Course Meeting Times
Lectures: 2 sessions / week, 1.5 hours / session
Recitations: 1 session / week, 1 hour / session
Here we will learn about the mechanical behavior of structures and materials, from the continuum description of properties to the atomistic and molecular mechanisms that confer those properties to all materials. We will cover elastic and plastic deformation, creep, fracture and fatigue of materials including crystalline and amorphous metals, semiconductors, ceramics, and (bio)polymers, and will focus on the design and processing of materials from the atomic to the macroscale to achieve desired mechanical behavior. We will cover special topics in mechanical behavior for material systems of your choice, with reference to current research and publications.
Prof. Krystyn J. Van Vliet
Dr. Jonathan Trenkle
Force distributions in structures (review); failure in context
Displacement → strain; Internal force → stress
Tensorial stress and strain; transformations
- Linear: continuum; isotropic; anisotropic; multiaxial; atomistic basis
- Nonlinear in crystalline materials: pseudoelasticity
- Rubber elasticity: latex to DNA
- Viscoelasticity: elasticity and fluidity
- Limit of elastic response: uniaxial and multiaxial
- Mechanisms in crystalline materials: dislocations, twins, and APBs
- Mechanisms in noncrystalline materials
- Strengthening via microstructure, environment, and physical size
- Time-dependent plasticity
- Deformation mechanism maps of elastoplasticity
- Evolution of fracture models: ultimate failure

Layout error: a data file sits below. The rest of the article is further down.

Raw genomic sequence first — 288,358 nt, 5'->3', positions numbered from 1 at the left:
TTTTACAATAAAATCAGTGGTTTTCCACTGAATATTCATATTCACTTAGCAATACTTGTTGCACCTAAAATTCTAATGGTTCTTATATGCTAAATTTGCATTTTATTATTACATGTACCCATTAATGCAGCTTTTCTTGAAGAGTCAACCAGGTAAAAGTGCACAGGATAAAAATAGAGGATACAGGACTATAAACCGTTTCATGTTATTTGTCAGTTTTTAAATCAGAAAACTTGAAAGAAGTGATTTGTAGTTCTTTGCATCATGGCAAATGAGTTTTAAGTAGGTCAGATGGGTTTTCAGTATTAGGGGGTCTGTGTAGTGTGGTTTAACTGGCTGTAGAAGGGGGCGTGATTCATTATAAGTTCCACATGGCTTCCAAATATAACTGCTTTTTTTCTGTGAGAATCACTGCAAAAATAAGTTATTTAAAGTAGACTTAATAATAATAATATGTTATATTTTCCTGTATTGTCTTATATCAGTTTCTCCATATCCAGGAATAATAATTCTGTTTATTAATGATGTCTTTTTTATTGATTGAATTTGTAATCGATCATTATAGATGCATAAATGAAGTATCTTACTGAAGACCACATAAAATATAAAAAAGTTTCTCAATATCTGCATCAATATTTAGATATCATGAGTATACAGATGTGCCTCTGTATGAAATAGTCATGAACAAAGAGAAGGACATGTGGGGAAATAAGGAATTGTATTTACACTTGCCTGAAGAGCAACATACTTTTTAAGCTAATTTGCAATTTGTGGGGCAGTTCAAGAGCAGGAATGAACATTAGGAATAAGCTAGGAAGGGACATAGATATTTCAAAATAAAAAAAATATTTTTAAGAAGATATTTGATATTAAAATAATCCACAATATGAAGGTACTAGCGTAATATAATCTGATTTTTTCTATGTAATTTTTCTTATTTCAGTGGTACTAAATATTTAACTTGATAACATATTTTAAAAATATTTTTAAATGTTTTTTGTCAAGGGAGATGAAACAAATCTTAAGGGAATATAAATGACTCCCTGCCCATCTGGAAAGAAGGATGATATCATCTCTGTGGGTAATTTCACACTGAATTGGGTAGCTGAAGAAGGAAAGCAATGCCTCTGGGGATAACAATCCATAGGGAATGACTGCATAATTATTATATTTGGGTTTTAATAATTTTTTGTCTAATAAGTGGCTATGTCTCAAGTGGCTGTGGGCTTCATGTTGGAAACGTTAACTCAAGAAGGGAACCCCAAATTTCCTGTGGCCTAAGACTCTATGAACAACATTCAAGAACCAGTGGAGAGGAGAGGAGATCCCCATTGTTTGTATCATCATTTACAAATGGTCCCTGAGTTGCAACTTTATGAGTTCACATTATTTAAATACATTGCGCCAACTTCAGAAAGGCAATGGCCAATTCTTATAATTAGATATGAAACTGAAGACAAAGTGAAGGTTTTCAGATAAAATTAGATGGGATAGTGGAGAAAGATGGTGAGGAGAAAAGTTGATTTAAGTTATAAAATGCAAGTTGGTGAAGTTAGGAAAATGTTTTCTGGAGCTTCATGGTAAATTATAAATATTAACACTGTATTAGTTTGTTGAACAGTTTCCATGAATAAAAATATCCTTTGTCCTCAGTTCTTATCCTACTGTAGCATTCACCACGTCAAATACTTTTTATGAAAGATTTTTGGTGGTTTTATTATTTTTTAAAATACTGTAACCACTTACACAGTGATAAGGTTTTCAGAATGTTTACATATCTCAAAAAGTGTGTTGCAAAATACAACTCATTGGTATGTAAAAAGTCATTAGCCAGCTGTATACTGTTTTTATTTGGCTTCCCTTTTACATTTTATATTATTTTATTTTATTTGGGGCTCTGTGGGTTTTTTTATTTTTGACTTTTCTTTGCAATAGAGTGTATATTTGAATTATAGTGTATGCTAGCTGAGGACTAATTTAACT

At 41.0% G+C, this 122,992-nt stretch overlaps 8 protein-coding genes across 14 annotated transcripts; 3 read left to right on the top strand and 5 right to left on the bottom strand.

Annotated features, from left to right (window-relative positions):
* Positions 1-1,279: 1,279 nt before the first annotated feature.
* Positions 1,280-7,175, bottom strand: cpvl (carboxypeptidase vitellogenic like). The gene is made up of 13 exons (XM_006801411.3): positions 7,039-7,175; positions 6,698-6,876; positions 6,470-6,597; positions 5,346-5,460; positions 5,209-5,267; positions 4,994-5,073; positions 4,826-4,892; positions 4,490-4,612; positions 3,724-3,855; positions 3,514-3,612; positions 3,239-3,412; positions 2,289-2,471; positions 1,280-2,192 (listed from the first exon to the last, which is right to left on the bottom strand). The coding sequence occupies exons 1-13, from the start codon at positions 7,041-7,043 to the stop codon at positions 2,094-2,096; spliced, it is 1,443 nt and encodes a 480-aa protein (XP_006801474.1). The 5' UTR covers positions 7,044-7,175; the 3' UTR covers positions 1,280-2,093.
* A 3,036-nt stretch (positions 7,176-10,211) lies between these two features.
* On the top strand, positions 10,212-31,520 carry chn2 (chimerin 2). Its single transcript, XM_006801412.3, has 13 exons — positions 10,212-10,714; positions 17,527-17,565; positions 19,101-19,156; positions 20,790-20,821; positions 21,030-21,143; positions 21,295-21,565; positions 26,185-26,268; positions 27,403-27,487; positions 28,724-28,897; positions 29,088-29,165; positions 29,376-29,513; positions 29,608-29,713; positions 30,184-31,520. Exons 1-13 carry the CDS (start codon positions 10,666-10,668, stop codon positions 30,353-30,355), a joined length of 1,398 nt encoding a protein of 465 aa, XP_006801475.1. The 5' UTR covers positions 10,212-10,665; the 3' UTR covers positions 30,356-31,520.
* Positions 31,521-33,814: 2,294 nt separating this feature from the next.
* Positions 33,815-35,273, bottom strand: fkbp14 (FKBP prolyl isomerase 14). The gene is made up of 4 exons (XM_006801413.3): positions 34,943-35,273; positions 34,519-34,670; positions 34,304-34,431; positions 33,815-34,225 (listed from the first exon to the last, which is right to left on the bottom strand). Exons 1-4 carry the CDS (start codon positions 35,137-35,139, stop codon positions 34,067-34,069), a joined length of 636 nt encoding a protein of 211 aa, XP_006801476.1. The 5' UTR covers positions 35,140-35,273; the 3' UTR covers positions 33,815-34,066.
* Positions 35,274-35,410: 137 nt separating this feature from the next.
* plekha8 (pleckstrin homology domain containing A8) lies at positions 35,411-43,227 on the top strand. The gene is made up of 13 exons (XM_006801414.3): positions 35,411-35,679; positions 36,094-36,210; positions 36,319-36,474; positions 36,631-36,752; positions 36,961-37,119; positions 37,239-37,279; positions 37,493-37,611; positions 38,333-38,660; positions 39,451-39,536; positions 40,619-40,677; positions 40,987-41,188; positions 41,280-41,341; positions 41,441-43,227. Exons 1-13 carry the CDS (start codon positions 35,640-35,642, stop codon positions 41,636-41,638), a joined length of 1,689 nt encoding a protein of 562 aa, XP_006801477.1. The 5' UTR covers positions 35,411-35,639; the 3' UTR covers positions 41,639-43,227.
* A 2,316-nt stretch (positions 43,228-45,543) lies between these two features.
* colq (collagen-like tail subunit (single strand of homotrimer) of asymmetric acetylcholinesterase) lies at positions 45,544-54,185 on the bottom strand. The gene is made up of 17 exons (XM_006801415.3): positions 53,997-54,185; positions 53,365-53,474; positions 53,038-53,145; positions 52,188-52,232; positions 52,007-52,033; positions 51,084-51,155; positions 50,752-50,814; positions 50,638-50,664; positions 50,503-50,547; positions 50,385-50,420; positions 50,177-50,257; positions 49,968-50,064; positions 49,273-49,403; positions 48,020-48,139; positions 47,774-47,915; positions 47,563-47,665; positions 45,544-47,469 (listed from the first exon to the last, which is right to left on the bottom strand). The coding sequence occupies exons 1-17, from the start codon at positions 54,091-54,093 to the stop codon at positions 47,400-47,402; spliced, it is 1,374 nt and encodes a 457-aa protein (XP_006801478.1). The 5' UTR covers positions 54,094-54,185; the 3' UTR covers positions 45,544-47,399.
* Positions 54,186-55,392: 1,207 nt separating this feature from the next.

- Microstructural mechanisms of fracture strengthening
- Failure below fracture stress: insidious failure
- Empirical fatigue models
- Microstructural mechanisms of prolonged fatigue lifetime
Lest you think that mechanical behavior of materials does not impact your intellectual or research interests, you will form small groups (4 people, max) around a common, special topic in mechanical behavior. 10 topics are listed on the wiki (e.g., mechanics of liquid crystals), and we can discuss additional, possible topics. The idea is that you will follow this special topic of significant interest to you throughout the entire class, from elasticity to fatigue failure. Each problem set will contain one problem for only your group (listed on the wiki) which may include readings from recent publications, and you will present a summary of this special topic in a brief lecture to the class at the end of the semester. Choose wisely and have fun!
|Six problem sets||Total 20%|
We encourage you to work together on problem sets and lab analysis/discussion. However, all work turned in must be your own product, as it stands on the submission due date. What is cheating?
- Duplication of others' problem set solutions or quiz responses is cheating.
- Failure to cite sources of ideas and/or facts in your problem sets and other assignments is cheating.
- Falsifying excuses for late/missing assignments or lab participation is cheating.
- Backdating/alteration of submitted documents and false claims that electronic files have been submitted by the due date are cheating.
A student who cheats will receive a formal letter in his/her file at the Office of Student Discipline and may be reported to the Council on Discipline. You do not need to cheat to succeed in this class!
Who is grading?
Prof. Van Vliet will grade the three quizzes noted above. Van Vliet will grade the wiki content related to special topics. A grader (TBA) will grade all problem sets, using solutions provided by Van Vliet and Trenkle. Don't bug Trenkle about the grading.
An "A" in 3.22 means that you have shown you can understand and apply the following quote to make a positive difference with your knowledge of material mechanical behavior:
"Give me matter, and I will construct a world out of it."
as quoted by Bedford and Liechti, Mechanics of Materials (2000).